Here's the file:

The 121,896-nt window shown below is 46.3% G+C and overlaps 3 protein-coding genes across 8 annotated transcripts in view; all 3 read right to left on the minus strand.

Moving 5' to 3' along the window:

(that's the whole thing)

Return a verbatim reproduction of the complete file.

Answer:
The 121,896-nt window shown below is 46.3% G+C and overlaps 3 protein-coding genes across 8 annotated transcripts in view; all 3 read right to left on the minus strand.

Moving 5' to 3' along the window: